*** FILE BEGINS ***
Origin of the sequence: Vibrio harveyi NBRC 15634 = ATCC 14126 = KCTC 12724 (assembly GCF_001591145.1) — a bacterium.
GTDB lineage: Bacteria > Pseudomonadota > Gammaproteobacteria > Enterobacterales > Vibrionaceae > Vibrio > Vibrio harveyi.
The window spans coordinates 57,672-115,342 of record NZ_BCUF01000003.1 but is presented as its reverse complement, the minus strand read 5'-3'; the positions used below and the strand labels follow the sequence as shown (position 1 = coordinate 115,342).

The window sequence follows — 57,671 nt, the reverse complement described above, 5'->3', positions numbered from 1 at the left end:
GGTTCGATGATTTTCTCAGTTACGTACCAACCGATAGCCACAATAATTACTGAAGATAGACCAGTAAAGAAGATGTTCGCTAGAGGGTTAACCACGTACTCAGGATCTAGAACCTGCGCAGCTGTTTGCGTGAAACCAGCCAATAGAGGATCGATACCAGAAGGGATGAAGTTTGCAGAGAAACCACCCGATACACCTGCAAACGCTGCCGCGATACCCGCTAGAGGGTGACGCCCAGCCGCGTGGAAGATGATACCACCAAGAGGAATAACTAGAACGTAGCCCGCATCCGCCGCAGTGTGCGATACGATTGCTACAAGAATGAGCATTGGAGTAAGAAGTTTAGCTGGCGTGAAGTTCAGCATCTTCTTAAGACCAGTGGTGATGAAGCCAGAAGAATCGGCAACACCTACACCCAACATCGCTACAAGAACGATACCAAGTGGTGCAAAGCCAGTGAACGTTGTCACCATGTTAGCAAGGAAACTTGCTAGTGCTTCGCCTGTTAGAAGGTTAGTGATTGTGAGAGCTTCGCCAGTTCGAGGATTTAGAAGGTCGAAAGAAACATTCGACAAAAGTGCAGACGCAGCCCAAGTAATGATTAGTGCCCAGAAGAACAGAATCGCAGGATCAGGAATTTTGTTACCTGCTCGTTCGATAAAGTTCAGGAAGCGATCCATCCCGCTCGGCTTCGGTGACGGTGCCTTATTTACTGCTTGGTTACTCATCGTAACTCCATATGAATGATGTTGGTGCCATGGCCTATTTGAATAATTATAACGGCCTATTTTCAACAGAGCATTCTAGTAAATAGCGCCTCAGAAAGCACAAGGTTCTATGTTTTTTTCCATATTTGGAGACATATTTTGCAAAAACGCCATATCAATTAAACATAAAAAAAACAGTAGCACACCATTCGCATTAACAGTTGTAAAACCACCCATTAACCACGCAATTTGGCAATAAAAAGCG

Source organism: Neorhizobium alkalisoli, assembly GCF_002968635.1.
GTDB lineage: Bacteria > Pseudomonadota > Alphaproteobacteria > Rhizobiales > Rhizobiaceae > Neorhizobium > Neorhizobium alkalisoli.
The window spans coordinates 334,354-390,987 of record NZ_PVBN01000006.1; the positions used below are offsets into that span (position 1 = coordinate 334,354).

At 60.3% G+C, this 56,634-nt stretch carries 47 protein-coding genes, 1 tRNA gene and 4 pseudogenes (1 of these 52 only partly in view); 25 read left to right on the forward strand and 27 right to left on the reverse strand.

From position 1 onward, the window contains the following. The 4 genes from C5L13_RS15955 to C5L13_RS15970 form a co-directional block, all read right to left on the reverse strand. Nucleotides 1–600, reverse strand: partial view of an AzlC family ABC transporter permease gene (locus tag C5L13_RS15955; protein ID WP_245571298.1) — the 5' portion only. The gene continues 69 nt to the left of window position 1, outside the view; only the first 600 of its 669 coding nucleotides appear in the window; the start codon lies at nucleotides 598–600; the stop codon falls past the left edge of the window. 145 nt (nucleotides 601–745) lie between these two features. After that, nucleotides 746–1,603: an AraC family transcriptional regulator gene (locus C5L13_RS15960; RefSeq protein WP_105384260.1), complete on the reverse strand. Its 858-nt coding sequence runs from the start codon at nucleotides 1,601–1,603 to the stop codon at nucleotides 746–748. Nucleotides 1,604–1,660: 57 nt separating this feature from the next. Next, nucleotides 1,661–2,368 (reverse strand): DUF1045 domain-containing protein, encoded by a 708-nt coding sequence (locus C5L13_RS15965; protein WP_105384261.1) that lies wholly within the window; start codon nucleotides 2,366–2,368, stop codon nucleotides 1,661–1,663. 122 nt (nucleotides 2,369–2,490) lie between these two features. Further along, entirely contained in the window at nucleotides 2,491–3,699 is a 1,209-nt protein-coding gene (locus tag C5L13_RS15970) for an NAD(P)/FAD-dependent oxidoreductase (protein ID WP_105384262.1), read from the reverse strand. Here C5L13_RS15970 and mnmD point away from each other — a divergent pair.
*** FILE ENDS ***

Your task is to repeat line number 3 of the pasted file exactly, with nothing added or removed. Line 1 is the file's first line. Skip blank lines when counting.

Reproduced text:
The window spans coordinates 57,672-115,342 of record NZ_BCUF01000003.1 but is presented as its reverse complement, the minus strand read 5'-3'; the positions used below and the strand labels follow the sequence as shown (position 1 = coordinate 115,342).